Relugolix plus radiotherapy shows safety, efficacy in prostate cancer

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“Remarkably, relugolix demonstrated a faster return to baseline testosterone levels compared [with] traditional therapies, a crucial aspect for patients' quality of life post-treatment," says Daniel E. Spratt, MD.

Relugolix (Orgovyx) in combination with radiotherapy was found to be safe and efficacious in the treatment of men with localized or advanced prostate cancer, according to a post hoc analysis of 2 randomized clinical trials published in JAMA Oncology.1

The investigators found no statistical difference in castration resistance-free survival between patients who received relugolix compared with patients who received leuprolide.

The investigators found no statistical difference in castration resistance-free survival between patients who received relugolix compared with patients who received leuprolide.

The 2 studies included in the analysis were the phase 2 C27003 study (NCT02135445), which assessed relugolix vs degarelix in patients with localized and locally advanced prostate cancer who required short-term androgen deprivation therapy (ADT), as well as a subset analysis of the phase 3 HERO study (NCT03085095), which assessed relugolix vs leuprolide acetate injections in patients with locally advanced, recurrent, or metastatic prostate cancer who required longer-term ADT.

In the phase 2 study, patients received neoadjuvant ADT for 12 to 16 weeks before initiating radiotherapy, followed by adjuvant ADT up to 24 weeks. In the phase 3 HERO study, patients received 2 months of ADT before they were able to receive concomitant radiotherapy.

In total, the post hoc analysis included an assessment of 260 patients, 184 of whom received treatment with relugolix in combination with radiotherapy. The primary outcome measure was castration rate, assessed between weeks 5 to 25 for short-term ADT and 5 to 49 for longer-term ADT.

Overall, the studies showed that relugolix achieved castration rates in 95% (95% CI, 87.1%-99.0%) of patients receiving short-term ADT, and 97% (95% CI, 90.6%-99.0%) of patients receiving longer-term ADT. At 12 weeks following short-term ADT, 52% of patients achieved testosterone levels to baseline or more than 280 ng/dL. At 90 days following longer-term ADT, the mean testosterone levels were 310.5 ng/dL among patients who received relugolix, vs 53 ng/dL among patients who received leuprolide, according to a subset analysis of the HERO trial assessing for testosterone recovery.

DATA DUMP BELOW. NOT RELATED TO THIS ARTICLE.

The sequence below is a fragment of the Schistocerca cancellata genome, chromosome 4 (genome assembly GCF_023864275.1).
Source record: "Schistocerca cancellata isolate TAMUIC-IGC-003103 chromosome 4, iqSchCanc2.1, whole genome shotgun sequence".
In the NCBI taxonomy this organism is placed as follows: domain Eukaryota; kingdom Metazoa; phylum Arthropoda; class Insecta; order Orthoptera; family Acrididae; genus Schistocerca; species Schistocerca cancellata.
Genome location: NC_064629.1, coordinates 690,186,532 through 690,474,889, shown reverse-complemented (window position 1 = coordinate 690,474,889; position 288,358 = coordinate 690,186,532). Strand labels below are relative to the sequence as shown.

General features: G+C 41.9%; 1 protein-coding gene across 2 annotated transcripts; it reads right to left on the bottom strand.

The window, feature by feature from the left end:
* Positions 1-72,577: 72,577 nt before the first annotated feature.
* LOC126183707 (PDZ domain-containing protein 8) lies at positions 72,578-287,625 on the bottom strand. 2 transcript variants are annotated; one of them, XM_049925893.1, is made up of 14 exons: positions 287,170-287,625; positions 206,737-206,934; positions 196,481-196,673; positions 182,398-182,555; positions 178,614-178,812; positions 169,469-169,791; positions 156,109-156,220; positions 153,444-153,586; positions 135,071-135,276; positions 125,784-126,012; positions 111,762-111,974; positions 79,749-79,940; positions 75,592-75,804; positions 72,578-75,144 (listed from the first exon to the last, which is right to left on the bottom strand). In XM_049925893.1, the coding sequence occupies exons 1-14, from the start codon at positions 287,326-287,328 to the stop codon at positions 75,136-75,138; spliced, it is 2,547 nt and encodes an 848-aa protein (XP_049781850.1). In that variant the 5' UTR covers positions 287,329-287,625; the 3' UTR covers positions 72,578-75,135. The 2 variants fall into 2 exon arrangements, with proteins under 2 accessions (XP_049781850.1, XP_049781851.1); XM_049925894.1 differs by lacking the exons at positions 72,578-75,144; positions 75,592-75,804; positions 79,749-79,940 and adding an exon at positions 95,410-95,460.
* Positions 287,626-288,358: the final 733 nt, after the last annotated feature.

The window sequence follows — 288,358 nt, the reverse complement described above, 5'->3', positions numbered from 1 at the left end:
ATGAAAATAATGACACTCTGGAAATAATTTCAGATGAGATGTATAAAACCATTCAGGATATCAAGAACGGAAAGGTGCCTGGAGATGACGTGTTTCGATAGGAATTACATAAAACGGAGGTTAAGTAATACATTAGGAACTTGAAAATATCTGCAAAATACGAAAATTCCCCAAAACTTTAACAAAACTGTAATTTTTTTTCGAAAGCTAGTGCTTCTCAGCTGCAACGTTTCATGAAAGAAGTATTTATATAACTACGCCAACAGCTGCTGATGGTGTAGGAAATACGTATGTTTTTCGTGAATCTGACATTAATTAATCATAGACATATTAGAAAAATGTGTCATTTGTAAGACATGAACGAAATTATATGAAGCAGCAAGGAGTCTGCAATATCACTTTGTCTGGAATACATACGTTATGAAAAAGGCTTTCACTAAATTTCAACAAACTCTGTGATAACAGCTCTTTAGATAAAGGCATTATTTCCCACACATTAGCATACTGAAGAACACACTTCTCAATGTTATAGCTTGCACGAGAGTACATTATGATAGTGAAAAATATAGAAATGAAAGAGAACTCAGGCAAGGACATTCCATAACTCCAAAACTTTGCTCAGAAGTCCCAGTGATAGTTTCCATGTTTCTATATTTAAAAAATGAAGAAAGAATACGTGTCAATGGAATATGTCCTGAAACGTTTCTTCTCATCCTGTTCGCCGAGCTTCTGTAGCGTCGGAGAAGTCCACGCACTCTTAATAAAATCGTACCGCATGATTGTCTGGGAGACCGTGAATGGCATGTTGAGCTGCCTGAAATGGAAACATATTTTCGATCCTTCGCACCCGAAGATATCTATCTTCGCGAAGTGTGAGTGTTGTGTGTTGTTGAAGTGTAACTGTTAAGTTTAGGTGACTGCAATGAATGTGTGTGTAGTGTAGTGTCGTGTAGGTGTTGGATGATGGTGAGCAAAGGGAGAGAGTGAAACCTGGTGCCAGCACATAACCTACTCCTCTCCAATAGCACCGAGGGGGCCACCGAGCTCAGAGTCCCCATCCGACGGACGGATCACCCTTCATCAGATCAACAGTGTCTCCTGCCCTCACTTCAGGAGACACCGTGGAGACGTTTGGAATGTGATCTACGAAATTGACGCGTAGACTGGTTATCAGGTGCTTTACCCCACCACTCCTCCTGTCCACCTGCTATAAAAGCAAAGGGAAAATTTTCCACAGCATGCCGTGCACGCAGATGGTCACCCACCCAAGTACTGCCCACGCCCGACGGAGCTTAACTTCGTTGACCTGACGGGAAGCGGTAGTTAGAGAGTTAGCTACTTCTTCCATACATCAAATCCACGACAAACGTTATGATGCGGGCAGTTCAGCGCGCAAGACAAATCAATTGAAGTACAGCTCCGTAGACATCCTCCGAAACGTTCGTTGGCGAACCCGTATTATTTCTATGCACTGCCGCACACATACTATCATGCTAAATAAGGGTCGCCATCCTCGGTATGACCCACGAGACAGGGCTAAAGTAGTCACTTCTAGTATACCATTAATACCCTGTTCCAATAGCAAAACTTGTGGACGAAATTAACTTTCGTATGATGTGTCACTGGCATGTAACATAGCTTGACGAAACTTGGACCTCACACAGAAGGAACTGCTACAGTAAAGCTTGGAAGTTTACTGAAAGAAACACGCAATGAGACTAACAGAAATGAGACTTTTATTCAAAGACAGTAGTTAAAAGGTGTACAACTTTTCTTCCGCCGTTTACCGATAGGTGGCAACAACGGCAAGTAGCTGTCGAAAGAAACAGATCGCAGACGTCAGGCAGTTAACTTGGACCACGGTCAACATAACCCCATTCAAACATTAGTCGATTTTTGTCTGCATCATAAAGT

“Remarkably, relugolix demonstrated a faster return to baseline testosterone levels compared [with] traditional therapies, a crucial aspect for patients' quality of life post-treatment. This rapid recovery could significantly reduce the adverse impacts associated with long-term testosterone suppression, such as cardiovascular risks and bone density reduction”, said lead author Daniel E. Spratt, MD, in a news release on the findings.2 Spratt is the Vincent K. Smith Chair in Radiation Oncology at University Hospitals Seidman Cancer Center in Cleveland, Ohio.

Additional data from the analysis showed no statistical difference in castration resistance-free survival between patients who received relugolix compared with patients who received leuprolide (HR, 0.97; 95% CI, 0.35-2.72; P = .62).

Regarding safety, no new safety signals were observed when relugolix was used in combination with radiotherapy. Adverse events of grade 3 or higher for both short-term and longer-term ADT were uncommon, occurring in less than 5% of patients.

The long-term safety and efficacy of relugolix is also being explored in the prospective OPTYX study (NCT05467176), which is evaluating the real-world practice patterns and outcomes of the therapy in men with prostate cancer.3 Currently, the trial has enrolled over 600 of the 1000 men to be included in the study. Follow-up of patients with occur for 5 years, with primary completion of the study expected in 2028.

In the current post hoc analysis, the authors concluded, “Relugolix has more rapid testosterone recovery compared with degarelix, when used as short-term ADT, or leuprolide acetate, when used as longer-term ADT. The ability for clinicians and patients to reliably control castration for desired durations makes this an optimal treatment option for many patients receiving radiotherapy and ADT.”1

References

1. Spratt DE, George DJ, Shore ND, et al. Efficacy and safety of radiotherapy plus relugolix in men with localized or advanced prostate cancer. JAMA Oncol. 2024:e237279. doi:10.1001/jamaoncol.2023.7279

2. Novel oral hormone therapy shows promising results for prostate cancer treatment with radiation therapy. News release. University Hospitals Cleveland Medical Center. March 13, 2024. Accessed March 14, 2024. https://www.newswise.com/articles/novel-oral-hormone-therapy-shows-promising-results-for-prostate-cancer-treatment-with-radiation-therapy

3. Spratt DE, McKay RR, Dorff TB, et al. A multi-center, prospective, observational study of patients with prostate cancer being treated with relugolix: OPTYX. J Clin Oncol. Published online February 21, 2023. Accessed March 14, 2024. doi:10.1200/JCO.2023.41.6

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